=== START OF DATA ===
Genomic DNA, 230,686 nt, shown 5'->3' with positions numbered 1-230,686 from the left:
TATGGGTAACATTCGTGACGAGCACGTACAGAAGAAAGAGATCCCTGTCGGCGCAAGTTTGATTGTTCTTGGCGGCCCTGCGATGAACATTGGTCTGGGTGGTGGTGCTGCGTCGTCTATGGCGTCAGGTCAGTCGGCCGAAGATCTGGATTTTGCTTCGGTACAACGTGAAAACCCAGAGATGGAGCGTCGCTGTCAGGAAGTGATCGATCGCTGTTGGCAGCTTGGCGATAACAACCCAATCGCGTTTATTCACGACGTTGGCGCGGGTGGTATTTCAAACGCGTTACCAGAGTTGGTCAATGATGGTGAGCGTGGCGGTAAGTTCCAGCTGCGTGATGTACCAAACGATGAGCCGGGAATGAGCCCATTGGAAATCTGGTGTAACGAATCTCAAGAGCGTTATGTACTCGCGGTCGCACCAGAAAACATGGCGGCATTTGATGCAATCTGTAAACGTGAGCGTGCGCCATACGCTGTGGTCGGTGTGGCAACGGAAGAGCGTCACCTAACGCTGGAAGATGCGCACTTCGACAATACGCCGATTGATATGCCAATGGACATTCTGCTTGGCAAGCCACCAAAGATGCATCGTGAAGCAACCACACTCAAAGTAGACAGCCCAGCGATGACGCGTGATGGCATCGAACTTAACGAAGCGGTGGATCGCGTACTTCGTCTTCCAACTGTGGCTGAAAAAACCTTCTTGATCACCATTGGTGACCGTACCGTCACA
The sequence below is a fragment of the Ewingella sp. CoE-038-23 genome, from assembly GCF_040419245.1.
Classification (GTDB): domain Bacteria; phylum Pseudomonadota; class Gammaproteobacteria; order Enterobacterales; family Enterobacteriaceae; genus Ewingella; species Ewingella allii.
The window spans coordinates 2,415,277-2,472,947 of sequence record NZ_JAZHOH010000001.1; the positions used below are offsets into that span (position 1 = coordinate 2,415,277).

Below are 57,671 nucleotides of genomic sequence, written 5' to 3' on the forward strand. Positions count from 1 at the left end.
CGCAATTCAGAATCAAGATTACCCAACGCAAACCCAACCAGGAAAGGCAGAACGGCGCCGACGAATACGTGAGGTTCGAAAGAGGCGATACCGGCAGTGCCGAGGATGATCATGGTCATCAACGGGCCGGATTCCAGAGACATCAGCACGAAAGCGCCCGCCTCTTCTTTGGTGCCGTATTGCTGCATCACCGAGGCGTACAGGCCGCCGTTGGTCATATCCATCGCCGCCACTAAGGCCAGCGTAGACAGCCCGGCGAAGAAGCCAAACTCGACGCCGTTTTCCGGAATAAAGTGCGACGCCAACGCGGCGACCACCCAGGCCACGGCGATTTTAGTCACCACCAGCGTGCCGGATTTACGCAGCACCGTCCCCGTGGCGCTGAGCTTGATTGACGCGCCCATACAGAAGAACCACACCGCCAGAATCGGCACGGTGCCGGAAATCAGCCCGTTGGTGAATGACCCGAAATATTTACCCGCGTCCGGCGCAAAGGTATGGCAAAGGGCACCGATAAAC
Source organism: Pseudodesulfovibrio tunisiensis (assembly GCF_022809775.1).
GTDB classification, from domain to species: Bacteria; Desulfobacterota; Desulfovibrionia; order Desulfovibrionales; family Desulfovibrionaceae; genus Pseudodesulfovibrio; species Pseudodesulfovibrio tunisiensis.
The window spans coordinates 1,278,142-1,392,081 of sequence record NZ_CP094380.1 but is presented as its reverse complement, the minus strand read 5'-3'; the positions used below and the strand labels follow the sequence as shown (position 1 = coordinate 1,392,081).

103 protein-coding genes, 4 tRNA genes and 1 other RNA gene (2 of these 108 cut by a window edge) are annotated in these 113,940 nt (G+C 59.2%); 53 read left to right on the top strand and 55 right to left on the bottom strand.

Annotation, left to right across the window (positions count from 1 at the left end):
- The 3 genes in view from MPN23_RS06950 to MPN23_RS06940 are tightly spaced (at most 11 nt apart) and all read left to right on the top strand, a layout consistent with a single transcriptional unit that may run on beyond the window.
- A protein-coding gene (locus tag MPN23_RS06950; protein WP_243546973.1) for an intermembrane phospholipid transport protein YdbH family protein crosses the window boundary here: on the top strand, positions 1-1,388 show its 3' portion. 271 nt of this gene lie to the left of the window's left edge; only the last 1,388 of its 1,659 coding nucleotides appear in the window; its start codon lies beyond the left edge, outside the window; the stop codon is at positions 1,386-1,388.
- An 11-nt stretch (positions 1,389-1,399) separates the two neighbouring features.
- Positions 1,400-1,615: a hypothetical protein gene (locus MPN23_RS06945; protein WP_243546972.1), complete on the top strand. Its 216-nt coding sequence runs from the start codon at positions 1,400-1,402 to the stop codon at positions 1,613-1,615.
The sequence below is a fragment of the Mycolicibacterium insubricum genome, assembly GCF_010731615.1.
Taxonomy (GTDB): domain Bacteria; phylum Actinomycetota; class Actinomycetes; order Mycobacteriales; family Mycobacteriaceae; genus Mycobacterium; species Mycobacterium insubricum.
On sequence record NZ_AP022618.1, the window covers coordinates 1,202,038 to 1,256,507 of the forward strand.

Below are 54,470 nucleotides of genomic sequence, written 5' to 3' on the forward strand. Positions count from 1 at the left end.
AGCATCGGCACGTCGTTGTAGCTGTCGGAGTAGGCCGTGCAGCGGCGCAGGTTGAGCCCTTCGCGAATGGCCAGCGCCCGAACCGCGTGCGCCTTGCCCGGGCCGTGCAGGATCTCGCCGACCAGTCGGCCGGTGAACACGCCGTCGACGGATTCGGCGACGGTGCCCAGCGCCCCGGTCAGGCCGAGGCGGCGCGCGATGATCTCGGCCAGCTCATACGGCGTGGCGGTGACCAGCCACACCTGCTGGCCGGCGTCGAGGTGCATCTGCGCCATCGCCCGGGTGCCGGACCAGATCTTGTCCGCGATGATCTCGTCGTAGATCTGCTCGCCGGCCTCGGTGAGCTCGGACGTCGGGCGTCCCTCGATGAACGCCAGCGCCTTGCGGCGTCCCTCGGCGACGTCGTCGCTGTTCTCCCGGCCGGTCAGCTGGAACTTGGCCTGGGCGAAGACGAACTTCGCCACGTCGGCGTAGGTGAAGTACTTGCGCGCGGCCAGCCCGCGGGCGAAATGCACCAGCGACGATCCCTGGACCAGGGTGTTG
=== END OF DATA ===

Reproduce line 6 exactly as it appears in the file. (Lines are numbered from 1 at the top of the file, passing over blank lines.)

Below are 57,671 nucleotides of genomic sequence, written 5' to 3' on the forward strand. Positions count from 1 at the left end.